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Port-au-Prince, Haiti (CNN) -- The arduous trip begins from a city on fire.
Falone Maxi steps into the white Nissan Patrol, a small nylon bag and an Avis car rental map of Haiti in hand. She is determined to continue her journey with this important trip north, even amid the post-election turmoil in her homeland.
Almost a year after a devastating earthquake, angry Haitians are hurling tragedy's rubble into the streets, setting tires, buildings and campaign signs ablaze.
The political unrest delayed Maxi's trip by a day. But on this gloomy morning in December, the air thick with impending rain, she was up before daybreak to call the driver.
"Are we going today? What time will you pick me up?"
She awoke with the kind of nervous excitement that the wife of a soldier returning from war might feel. She has waited 11 long months to see Mica Joseph, the woman who now means more to her than her own sister.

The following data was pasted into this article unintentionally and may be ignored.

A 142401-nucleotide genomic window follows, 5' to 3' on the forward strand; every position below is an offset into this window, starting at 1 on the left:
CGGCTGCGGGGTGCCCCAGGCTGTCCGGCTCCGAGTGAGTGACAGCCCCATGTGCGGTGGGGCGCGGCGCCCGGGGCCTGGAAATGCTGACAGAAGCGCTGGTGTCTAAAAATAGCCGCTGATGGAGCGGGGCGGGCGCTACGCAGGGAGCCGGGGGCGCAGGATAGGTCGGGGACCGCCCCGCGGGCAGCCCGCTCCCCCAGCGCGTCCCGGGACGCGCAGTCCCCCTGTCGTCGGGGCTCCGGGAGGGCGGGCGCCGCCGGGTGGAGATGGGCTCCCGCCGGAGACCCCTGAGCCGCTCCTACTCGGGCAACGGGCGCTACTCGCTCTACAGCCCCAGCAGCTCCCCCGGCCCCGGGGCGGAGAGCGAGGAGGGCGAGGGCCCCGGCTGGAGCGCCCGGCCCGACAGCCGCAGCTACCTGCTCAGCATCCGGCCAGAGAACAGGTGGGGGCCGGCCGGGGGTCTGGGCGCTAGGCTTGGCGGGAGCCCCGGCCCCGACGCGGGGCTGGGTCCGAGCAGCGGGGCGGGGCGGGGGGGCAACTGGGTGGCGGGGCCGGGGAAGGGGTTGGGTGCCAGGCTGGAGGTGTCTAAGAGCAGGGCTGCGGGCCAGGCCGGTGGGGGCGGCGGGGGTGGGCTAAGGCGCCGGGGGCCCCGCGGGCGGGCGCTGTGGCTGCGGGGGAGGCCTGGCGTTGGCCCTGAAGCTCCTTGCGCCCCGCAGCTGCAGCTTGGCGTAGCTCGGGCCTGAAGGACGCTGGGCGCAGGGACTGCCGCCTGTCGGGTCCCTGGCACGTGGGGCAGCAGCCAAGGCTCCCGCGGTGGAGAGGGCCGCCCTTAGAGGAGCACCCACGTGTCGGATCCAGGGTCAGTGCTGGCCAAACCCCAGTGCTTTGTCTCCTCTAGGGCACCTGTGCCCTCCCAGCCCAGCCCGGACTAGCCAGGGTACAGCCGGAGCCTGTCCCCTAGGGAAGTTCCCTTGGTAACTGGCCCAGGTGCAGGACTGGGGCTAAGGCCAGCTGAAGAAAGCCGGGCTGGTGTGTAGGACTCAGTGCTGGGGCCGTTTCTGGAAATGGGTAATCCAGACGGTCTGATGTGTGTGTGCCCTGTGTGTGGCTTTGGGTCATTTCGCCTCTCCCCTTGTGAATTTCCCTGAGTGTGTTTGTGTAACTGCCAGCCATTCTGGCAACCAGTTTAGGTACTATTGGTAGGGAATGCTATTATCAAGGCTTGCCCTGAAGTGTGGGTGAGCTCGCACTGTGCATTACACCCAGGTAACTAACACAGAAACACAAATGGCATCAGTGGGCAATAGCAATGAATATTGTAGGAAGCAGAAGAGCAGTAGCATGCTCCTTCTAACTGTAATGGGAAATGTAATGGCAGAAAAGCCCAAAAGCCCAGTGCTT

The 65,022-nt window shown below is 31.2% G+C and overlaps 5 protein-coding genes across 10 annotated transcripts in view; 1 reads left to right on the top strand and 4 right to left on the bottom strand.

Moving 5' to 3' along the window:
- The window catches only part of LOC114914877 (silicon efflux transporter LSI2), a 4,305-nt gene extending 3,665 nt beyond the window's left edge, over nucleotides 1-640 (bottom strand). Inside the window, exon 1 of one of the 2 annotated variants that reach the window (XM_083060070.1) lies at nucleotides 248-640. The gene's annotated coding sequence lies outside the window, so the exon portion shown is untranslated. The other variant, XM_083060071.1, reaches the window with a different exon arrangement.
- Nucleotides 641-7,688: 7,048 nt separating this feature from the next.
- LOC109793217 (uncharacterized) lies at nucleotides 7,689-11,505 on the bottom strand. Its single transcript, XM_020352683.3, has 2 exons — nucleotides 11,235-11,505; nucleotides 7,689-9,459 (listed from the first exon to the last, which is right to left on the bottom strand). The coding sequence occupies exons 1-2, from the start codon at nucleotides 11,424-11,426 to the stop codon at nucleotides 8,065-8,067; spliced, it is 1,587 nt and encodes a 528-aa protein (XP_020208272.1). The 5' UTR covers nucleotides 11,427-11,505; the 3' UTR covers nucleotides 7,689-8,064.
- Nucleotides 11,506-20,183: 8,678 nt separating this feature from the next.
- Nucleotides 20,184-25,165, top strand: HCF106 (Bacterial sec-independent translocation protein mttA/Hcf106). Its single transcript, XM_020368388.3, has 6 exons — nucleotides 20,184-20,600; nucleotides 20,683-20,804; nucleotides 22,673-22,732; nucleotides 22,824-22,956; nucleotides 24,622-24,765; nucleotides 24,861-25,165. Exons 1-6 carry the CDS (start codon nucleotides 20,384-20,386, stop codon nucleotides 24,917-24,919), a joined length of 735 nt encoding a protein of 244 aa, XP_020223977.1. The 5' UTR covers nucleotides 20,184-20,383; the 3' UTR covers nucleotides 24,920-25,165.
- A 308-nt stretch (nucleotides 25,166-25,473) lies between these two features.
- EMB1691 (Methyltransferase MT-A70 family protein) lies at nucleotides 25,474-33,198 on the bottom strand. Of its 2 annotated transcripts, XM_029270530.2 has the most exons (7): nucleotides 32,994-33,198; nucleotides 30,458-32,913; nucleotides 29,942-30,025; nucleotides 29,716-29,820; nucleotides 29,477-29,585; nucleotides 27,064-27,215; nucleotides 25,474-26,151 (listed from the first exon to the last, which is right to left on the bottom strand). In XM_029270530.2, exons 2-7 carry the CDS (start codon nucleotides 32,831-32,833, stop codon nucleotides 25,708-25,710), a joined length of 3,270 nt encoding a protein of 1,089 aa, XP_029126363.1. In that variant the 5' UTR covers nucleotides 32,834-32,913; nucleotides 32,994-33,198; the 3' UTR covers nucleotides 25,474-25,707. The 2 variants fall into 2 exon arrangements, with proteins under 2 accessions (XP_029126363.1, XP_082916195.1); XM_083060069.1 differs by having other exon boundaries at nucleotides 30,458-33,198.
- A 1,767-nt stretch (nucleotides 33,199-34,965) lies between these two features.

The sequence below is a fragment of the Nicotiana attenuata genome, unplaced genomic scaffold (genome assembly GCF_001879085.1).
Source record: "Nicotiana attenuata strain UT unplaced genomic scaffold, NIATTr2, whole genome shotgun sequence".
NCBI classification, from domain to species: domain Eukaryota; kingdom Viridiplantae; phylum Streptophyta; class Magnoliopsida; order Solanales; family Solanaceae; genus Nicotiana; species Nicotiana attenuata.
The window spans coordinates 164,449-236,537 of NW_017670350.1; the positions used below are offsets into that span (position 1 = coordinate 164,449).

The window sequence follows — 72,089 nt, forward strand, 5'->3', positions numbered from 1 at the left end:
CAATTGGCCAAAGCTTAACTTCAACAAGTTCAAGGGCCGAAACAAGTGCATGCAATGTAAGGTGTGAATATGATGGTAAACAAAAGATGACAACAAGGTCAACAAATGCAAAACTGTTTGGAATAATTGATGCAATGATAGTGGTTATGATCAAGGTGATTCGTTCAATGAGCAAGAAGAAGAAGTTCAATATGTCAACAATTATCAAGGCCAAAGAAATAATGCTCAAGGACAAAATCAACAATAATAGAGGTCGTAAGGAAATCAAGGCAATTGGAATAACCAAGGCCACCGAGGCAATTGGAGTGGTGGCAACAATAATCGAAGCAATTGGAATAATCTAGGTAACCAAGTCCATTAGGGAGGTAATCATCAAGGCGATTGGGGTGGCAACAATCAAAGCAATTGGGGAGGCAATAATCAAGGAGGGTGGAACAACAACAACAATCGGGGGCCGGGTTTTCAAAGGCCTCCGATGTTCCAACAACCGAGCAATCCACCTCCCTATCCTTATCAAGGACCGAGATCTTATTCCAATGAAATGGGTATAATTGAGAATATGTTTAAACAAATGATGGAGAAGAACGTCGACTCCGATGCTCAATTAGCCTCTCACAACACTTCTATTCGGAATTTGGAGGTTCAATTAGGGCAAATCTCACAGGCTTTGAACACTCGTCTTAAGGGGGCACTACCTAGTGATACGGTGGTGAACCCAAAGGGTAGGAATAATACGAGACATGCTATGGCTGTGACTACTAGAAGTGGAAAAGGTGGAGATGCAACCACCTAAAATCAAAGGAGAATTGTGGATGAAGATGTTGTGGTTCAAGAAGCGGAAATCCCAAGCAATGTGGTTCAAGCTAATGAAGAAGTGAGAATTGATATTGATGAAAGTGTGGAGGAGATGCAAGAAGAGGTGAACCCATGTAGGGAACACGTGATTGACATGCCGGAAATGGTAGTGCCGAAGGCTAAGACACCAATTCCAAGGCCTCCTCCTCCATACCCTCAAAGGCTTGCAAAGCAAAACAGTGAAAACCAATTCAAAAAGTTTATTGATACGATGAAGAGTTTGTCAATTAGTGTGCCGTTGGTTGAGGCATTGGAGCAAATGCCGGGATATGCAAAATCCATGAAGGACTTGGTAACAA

She has not seen Joseph since that wretched January day when the earth under Haiti heaved violently and the lives of the two women, like those of millions of others, changed.
Dressed in skinny jeans, a white T-shirt and silver hoops, Maxi unfolds the map splashed with colorful ads that beckon tourists to a pre-earthquake Haiti. She calls Joseph on her cell phone.
"There is a lot of trouble in Port-au-Prince," Joseph says, concerned. "Will you be able to make it?"
"I'm on my way," Maxi says. "I want to see you."
The car makes its way onto National Road 1, which hugs the coastline before turning inward many miles north. In her most frightening moments in January, Maxi dreamed of the turquoise waters of the Caribbean.
The outward scars of her survival are now covered by her clothes or have faded altogether. But in her mind, Maxi constantly relives six harrowing days.
That's why she is on a quest to see Joseph, the only person who can understand.
Tragedy forges a survival instinct